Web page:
There's a lotta talk going round the sewisphere about tips & tricks for taking photos. I've said it here and there in response to comments and other posts, but have never put it up on le blog... so here's my best tip for a great photo.
Bribe whoever is behind the camera to get on the dirty dirty New York ground and shoot up at you like you're seven feet tall. Especially of you are of the five footish variety. Which I am. Suzanne tried it. I'd say she's a convert. (I'd also say she should watch her super cute cut-out back in her technicolor dress when I'm in the general vicinity.)
This shot was snapped moments before a man carrying several large camera bags passed us on the street. Nice backdrop, he said. Eyeing Ruggy's standing position, he offered: Get low on the ground and shoot up at her. The angle will give her more height.
After. 'Fro included!
That was just about a year ago. Since then, Ruggy made that advice law. In fact, no amount of begging and pleading will get him up off the ground for a straight-on shot anymore. Truly. Apparently it takes away from his creative process... and who am I to take away FUN.
What baffles me is: why don't red carpet/paparazzi/fashion mag photographers consider this a golden rule? To wit, a shot of me and The Rugster at an event last summer...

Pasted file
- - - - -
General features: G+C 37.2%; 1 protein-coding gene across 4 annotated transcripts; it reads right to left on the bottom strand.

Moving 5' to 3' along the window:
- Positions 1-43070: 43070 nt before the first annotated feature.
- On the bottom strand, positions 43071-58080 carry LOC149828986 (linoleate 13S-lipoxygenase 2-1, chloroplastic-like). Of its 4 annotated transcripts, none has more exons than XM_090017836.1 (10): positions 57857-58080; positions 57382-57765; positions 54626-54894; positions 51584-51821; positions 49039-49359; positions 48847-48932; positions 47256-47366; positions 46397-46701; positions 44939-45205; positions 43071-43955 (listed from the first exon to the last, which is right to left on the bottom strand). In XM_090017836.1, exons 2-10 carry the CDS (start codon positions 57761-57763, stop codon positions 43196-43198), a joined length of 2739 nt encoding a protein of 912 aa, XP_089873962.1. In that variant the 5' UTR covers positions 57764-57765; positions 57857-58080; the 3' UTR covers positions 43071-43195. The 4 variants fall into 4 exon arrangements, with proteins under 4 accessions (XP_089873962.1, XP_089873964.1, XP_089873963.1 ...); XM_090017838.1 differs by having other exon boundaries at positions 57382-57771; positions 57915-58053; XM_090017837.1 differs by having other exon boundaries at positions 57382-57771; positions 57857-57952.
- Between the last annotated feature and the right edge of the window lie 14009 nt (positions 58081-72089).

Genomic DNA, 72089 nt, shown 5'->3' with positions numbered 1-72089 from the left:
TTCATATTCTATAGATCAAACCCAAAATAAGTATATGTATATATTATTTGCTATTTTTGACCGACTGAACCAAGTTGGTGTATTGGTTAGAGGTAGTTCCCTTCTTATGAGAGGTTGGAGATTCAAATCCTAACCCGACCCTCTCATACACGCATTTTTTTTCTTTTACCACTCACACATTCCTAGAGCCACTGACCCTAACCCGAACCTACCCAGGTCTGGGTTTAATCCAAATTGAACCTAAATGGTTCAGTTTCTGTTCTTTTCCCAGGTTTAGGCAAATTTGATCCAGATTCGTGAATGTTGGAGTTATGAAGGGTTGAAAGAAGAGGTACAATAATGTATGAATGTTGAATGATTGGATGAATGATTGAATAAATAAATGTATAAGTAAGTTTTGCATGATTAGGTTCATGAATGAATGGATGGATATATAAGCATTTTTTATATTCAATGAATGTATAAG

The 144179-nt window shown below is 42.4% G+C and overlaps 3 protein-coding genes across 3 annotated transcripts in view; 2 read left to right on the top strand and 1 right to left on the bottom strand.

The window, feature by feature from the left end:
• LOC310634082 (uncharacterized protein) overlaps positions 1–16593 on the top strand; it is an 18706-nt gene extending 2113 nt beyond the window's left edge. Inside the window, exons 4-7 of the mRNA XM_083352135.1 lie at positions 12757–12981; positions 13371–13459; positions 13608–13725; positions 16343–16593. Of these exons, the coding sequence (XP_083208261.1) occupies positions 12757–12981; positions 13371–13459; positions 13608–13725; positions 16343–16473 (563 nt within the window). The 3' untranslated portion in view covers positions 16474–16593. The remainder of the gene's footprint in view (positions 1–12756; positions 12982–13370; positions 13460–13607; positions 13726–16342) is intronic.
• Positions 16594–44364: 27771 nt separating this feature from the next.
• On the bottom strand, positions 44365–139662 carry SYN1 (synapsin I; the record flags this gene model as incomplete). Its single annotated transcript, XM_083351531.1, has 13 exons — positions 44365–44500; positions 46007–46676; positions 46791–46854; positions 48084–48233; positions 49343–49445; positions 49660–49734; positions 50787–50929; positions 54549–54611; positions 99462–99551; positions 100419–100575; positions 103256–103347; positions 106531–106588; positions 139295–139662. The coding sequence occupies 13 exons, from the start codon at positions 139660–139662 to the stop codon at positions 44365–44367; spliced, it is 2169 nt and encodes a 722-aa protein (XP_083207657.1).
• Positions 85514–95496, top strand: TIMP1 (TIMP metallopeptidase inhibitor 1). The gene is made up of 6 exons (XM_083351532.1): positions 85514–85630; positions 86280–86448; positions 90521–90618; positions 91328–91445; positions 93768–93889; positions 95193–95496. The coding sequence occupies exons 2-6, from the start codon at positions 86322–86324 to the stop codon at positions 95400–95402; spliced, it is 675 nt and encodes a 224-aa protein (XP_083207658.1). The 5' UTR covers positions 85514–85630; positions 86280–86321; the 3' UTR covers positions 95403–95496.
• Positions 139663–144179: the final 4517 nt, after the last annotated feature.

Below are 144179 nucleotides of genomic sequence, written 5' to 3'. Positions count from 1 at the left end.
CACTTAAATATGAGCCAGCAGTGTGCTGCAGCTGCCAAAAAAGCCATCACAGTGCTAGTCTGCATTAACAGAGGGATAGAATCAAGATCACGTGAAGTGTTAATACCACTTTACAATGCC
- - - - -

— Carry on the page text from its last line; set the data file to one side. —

Same dress. Less height.
(Side note, as we walked down the block to the conveniently located shindig, an older gentleman saw us coming and started to full on holler. I'M SORRY BUT I GOT TA SAY Y'ALL HAVE FLAVA. FLA. VA! This dress has magical powers.)
Of course, it begs the question: why do we need an extra foot of height? What you really want to see are the seams and the pattern and the print and all that good stuff, right? Again. Because it's FUN. But, equally important, all of the hard work we put into a garment deserves a good shot. Angle notwithstanding, you don't need to go full on ground level, whether it's a quickie by the garage door with morning light before you head off to work, or going hog wild over the weekend with props and backdrops and the whole shebang-- try something different! It could be fun.